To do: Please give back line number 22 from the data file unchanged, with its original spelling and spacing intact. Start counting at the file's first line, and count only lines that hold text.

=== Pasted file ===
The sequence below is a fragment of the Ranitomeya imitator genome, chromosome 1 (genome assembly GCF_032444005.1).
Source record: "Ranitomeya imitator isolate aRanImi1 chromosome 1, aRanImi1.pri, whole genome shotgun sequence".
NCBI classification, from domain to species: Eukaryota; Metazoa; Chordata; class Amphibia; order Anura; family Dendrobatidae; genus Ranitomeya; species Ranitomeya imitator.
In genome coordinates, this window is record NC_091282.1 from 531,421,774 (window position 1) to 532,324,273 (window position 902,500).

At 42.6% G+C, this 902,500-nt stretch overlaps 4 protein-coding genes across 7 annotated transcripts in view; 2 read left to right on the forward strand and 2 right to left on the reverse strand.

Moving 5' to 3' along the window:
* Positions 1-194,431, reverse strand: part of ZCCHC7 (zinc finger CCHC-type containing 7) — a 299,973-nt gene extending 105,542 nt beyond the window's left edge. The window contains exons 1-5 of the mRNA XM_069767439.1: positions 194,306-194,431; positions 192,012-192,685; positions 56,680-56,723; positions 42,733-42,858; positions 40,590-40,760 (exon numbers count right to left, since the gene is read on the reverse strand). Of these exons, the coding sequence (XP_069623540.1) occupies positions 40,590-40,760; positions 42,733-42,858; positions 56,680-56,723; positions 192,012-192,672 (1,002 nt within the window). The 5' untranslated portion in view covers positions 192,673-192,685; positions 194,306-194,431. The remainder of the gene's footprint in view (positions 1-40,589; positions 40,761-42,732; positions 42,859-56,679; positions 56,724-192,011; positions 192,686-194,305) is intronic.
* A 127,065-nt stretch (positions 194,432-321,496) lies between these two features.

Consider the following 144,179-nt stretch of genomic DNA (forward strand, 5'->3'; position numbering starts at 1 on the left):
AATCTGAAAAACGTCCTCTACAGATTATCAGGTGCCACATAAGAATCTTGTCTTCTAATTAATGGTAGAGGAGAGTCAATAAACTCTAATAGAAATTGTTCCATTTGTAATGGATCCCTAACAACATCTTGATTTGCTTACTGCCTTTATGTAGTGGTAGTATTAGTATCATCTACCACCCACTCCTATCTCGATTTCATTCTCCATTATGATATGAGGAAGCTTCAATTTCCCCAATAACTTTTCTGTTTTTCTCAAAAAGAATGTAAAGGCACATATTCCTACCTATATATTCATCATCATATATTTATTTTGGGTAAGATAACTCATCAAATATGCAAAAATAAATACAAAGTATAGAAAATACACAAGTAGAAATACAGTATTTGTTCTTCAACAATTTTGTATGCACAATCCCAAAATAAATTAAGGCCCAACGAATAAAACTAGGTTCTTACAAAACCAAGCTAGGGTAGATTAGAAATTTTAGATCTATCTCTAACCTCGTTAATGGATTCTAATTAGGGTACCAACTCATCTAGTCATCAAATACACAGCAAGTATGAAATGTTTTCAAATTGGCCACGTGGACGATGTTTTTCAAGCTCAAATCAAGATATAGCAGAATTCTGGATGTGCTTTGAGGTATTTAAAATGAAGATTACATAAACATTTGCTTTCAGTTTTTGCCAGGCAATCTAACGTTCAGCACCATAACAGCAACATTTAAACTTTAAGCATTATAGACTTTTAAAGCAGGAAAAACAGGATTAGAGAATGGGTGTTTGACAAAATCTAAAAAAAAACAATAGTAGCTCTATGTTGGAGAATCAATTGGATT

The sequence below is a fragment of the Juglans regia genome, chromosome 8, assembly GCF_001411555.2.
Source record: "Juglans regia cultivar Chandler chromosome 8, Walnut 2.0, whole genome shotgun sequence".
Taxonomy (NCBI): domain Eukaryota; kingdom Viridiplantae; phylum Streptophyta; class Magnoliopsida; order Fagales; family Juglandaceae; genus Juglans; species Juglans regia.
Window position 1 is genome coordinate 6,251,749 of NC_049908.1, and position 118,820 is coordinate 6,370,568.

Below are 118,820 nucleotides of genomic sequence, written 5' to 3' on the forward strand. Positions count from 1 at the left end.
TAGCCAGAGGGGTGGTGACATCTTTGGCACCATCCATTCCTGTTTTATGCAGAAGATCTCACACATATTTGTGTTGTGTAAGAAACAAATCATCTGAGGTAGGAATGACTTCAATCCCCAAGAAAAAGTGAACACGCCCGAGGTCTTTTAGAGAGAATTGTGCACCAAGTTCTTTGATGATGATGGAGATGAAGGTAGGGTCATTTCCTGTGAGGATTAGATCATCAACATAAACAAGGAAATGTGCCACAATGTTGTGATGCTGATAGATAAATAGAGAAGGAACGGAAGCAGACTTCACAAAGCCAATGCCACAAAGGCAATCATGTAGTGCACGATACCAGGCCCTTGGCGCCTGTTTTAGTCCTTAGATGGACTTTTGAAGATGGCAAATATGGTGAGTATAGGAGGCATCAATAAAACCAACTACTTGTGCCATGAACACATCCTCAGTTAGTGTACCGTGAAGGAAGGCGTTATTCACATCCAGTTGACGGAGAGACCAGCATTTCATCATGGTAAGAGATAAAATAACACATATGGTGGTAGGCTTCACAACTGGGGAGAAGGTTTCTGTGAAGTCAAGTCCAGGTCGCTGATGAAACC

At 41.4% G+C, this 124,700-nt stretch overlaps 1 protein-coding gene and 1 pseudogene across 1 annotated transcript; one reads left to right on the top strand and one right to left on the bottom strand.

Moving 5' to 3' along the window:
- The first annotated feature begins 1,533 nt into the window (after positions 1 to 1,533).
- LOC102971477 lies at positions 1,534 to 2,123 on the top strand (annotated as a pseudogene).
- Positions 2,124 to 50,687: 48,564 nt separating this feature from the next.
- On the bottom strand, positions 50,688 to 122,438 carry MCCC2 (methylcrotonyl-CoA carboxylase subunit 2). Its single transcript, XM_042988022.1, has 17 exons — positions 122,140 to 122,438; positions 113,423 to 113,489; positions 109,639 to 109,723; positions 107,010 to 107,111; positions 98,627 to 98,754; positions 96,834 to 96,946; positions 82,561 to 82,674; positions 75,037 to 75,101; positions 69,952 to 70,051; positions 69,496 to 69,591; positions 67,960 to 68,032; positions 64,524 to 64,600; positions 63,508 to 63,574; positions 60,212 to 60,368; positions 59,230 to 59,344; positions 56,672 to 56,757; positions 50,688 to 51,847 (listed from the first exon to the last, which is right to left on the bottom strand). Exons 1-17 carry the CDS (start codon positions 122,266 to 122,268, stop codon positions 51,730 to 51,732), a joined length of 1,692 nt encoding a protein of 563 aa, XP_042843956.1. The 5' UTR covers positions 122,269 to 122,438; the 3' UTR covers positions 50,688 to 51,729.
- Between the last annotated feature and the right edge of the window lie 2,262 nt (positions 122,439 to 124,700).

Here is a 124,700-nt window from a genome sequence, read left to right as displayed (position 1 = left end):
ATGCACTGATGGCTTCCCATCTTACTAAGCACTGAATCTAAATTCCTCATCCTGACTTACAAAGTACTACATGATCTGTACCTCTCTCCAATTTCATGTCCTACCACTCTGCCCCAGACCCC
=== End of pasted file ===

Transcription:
- On the bottom strand, positions 50,688 to 122,438 carry MCCC2 (methylcrotonyl-CoA carboxylase subunit 2). Its single transcript, XM_042988022.1, has 17 exons — positions 122,140 to 122,438; positions 113,423 to 113,489; positions 109,639 to 109,723; positions 107,010 to 107,111; positions 98,627 to 98,754; positions 96,834 to 96,946; positions 82,561 to 82,674; positions 75,037 to 75,101; positions 69,952 to 70,051; positions 69,496 to 69,591; positions 67,960 to 68,032; positions 64,524 to 64,600; positions 63,508 to 63,574; positions 60,212 to 60,368; positions 59,230 to 59,344; positions 56,672 to 56,757; positions 50,688 to 51,847 (listed from the first exon to the last, which is right to left on the bottom strand). Exons 1-17 carry the CDS (start codon positions 122,266 to 122,268, stop codon positions 51,730 to 51,732), a joined length of 1,692 nt encoding a protein of 563 aa, XP_042843956.1. The 5' UTR covers positions 122,269 to 122,438; the 3' UTR covers positions 50,688 to 51,729.